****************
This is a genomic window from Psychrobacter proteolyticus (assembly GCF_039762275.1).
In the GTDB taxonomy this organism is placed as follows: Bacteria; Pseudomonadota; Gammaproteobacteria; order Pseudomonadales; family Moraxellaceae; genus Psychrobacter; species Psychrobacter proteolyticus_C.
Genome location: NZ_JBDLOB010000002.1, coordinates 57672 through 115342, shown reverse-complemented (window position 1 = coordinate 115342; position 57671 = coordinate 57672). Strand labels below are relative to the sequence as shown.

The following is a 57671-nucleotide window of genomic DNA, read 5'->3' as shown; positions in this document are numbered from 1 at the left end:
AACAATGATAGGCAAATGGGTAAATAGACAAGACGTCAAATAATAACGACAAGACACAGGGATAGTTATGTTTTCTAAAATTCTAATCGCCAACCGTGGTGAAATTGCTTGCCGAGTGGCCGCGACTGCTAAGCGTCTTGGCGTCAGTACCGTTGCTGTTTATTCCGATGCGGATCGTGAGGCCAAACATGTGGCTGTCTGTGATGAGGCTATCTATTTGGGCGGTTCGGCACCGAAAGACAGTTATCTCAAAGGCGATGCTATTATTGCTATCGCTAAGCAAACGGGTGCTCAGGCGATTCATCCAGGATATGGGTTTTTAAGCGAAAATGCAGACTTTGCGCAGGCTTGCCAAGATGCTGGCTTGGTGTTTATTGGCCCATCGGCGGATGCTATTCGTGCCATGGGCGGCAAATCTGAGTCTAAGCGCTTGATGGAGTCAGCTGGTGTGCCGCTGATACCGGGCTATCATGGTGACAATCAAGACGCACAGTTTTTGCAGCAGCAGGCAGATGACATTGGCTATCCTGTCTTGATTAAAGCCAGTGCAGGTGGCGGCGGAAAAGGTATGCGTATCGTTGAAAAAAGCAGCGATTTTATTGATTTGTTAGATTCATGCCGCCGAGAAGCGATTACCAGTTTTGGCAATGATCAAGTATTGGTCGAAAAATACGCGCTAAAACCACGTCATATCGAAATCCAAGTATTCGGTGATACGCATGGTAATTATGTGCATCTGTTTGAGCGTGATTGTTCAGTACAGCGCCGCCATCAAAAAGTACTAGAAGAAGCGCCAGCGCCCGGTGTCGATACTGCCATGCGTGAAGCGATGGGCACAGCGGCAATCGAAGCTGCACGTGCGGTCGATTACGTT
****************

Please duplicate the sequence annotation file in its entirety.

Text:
This is a genomic window from Psychrobacter proteolyticus (assembly GCF_039762275.1).
In the GTDB taxonomy this organism is placed as follows: Bacteria; Pseudomonadota; Gammaproteobacteria; order Pseudomonadales; family Moraxellaceae; genus Psychrobacter; species Psychrobacter proteolyticus_C.
Genome location: NZ_JBDLOB010000002.1, coordinates 57672 through 115342, shown reverse-complemented (window position 1 = coordinate 115342; position 57671 = coordinate 57672). Strand labels below are relative to the sequence as shown.

The following is a 57671-nucleotide window of genomic DNA, read 5'->3' as shown; positions in this document are numbered from 1 at the left end:
AACAATGATAGGCAAATGGGTAAATAGACAAGACGTCAAATAATAACGACAAGACACAGGGATAGTTATGTTTTCTAAAATTCTAATCGCCAACCGTGGTGAAATTGCTTGCCGAGTGGCCGCGACTGCTAAGCGTCTTGGCGTCAGTACCGTTGCTGTTTATTCCGATGCGGATCGTGAGGCCAAACATGTGGCTGTCTGTGATGAGGCTATCTATTTGGGCGGTTCGGCACCGAAAGACAGTTATCTCAAAGGCGATGCTATTATTGCTATCGCTAAGCAAACGGGTGCTCAGGCGATTCATCCAGGATATGGGTTTTTAAGCGAAAATGCAGACTTTGCGCAGGCTTGCCAAGATGCTGGCTTGGTGTTTATTGGCCCATCGGCGGATGCTATTCGTGCCATGGGCGGCAAATCTGAGTCTAAGCGCTTGATGGAGTCAGCTGGTGTGCCGCTGATACCGGGCTATCATGGTGACAATCAAGACGCACAGTTTTTGCAGCAGCAGGCAGATGACATTGGCTATCCTGTCTTGATTAAAGCCAGTGCAGGTGGCGGCGGAAAAGGTATGCGTATCGTTGAAAAAAGCAGCGATTTTATTGATTTGTTAGATTCATGCCGCCGAGAAGCGATTACCAGTTTTGGCAATGATCAAGTATTGGTCGAAAAATACGCGCTAAAACCACGTCATATCGAAATCCAAGTATTCGGTGATACGCATGGTAATTATGTGCATCTGTTTGAGCGTGATTGTTCAGTACAGCGCCGCCATCAAAAAGTACTAGAAGAAGCGCCAGCGCCCGGTGTCGATACTGCCATGCGTGAAGCGATGGGCACAGCGGCAATCGAAGCTGCACGTGCGGTCGATTACGTT